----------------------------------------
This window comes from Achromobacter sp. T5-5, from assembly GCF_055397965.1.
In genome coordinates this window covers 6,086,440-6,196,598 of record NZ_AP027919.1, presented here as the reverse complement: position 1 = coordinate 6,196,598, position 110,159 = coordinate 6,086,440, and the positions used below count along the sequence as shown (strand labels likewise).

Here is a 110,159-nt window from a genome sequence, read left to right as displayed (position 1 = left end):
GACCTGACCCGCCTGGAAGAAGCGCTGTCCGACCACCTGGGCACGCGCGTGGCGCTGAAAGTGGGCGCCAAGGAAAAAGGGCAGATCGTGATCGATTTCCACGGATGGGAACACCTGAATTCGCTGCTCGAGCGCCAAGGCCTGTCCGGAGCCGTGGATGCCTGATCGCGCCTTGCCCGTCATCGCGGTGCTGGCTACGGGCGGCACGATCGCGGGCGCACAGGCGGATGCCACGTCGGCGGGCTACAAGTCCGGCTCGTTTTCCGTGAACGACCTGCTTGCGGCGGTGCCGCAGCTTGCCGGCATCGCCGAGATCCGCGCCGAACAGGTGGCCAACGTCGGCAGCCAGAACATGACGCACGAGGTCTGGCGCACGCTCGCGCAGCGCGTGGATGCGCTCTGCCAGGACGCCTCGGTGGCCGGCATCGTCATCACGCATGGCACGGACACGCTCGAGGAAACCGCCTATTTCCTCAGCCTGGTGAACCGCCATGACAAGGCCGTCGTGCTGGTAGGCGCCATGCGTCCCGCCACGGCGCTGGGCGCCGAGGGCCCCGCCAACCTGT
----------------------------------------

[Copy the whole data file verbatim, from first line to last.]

This window comes from Achromobacter sp. T5-5, from assembly GCF_055397965.1.
In genome coordinates this window covers 6,086,440-6,196,598 of record NZ_AP027919.1, presented here as the reverse complement: position 1 = coordinate 6,196,598, position 110,159 = coordinate 6,086,440, and the positions used below count along the sequence as shown (strand labels likewise).

Here is a 110,159-nt window from a genome sequence, read left to right as displayed (position 1 = left end):
GACCTGACCCGCCTGGAAGAAGCGCTGTCCGACCACCTGGGCACGCGCGTGGCGCTGAAAGTGGGCGCCAAGGAAAAAGGGCAGATCGTGATCGATTTCCACGGATGGGAACACCTGAATTCGCTGCTCGAGCGCCAAGGCCTGTCCGGAGCCGTGGATGCCTGATCGCGCCTTGCCCGTCATCGCGGTGCTGGCTACGGGCGGCACGATCGCGGGCGCACAGGCGGATGCCACGTCGGCGGGCTACAAGTCCGGCTCGTTTTCCGTGAACGACCTGCTTGCGGCGGTGCCGCAGCTTGCCGGCATCGCCGAGATCCGCGCCGAACAGGTGGCCAACGTCGGCAGCCAGAACATGACGCACGAGGTCTGGCGCACGCTCGCGCAGCGCGTGGATGCGCTCTGCCAGGACGCCTCGGTGGCCGGCATCGTCATCACGCATGGCACGGACACGCTCGAGGAAACCGCCTATTTCCTCAGCCTGGTGAACCGCCATGACAAGGCCGTCGTGCTGGTAGGCGCCATGCGTCCCGCCACGGCGCTGGGCGCCGAGGGCCCCGCCAACCTGT